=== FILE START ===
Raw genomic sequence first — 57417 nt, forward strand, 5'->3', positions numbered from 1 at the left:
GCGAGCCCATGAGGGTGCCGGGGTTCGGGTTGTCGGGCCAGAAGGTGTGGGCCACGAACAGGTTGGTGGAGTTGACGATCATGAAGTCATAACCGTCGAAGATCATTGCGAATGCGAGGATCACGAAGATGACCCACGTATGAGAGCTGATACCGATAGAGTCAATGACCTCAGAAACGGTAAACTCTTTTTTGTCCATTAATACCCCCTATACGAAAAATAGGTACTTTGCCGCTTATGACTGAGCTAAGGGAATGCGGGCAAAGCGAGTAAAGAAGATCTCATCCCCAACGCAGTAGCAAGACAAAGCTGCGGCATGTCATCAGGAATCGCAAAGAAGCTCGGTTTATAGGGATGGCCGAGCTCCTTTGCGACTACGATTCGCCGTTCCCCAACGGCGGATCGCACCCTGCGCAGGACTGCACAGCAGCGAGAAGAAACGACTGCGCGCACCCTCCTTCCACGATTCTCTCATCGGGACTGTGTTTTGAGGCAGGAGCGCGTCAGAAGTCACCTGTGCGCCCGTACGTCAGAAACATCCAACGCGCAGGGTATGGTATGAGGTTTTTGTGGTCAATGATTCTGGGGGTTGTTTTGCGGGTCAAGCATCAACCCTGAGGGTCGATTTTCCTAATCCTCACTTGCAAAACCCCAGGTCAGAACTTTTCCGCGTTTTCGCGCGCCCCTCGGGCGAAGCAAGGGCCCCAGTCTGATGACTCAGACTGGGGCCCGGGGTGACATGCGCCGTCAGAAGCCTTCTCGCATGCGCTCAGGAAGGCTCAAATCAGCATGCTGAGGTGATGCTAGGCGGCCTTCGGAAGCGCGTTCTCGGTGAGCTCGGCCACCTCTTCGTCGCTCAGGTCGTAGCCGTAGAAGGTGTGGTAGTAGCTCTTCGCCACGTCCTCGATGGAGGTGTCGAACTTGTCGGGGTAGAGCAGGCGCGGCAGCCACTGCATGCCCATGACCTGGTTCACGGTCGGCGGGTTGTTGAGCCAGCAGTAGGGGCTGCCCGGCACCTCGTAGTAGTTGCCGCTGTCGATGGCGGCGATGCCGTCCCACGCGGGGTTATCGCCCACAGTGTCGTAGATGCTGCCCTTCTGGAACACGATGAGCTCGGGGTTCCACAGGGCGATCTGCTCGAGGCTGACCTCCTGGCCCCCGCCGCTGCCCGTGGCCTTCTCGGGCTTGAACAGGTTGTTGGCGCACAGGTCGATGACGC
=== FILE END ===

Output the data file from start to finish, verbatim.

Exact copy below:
Raw genomic sequence first — 57417 nt, forward strand, 5'->3', positions numbered from 1 at the left:
GCGAGCCCATGAGGGTGCCGGGGTTCGGGTTGTCGGGCCAGAAGGTGTGGGCCACGAACAGGTTGGTGGAGTTGACGATCATGAAGTCATAACCGTCGAAGATCATTGCGAATGCGAGGATCACGAAGATGACCCACGTATGAGAGCTGATACCGATAGAGTCAATGACCTCAGAAACGGTAAACTCTTTTTTGTCCATTAATACCCCCTATACGAAAAATAGGTACTTTGCCGCTTATGACTGAGCTAAGGGAATGCGGGCAAAGCGAGTAAAGAAGATCTCATCCCCAACGCAGTAGCAAGACAAAGCTGCGGCATGTCATCAGGAATCGCAAAGAAGCTCGGTTTATAGGGATGGCCGAGCTCCTTTGCGACTACGATTCGCCGTTCCCCAACGGCGGATCGCACCCTGCGCAGGACTGCACAGCAGCGAGAAGAAACGACTGCGCGCACCCTCCTTCCACGATTCTCTCATCGGGACTGTGTTTTGAGGCAGGAGCGCGTCAGAAGTCACCTGTGCGCCCGTACGTCAGAAACATCCAACGCGCAGGGTATGGTATGAGGTTTTTGTGGTCAATGATTCTGGGGGTTGTTTTGCGGGTCAAGCATCAACCCTGAGGGTCGATTTTCCTAATCCTCACTTGCAAAACCCCAGGTCAGAACTTTTCCGCGTTTTCGCGCGCCCCTCGGGCGAAGCAAGGGCCCCAGTCTGATGACTCAGACTGGGGCCCGGGGTGACATGCGCCGTCAGAAGCCTTCTCGCATGCGCTCAGGAAGGCTCAAATCAGCATGCTGAGGTGATGCTAGGCGGCCTTCGGAAGCGCGTTCTCGGTGAGCTCGGCCACCTCTTCGTCGCTCAGGTCGTAGCCGTAGAAGGTGTGGTAGTAGCTCTTCGCCACGTCCTCGATGGAGGTGTCGAACTTGTCGGGGTAGAGCAGGCGCGGCAGCCACTGCATGCCCATGACCTGGTTCACGGTCGGCGGGTTGTTGAGCCAGCAGTAGGGGCTGCCCGGCACCTCGTAGTAGTTGCCGCTGTCGATGGCGGCGATGCCGTCCCACGCGGGGTTATCGCCCACAGTGTCGTAGATGCTGCCCTTCTGGAACACGATGAGCTCGGGGTTCCACAGGGCGATCTGCTCGAGGCTGACCTCCTGGCCCCCGCCGCTGCCCGTGGCCTTCTCGGGCTTGAACAGGTTGTTGGCGCACAGGTCGATGACGC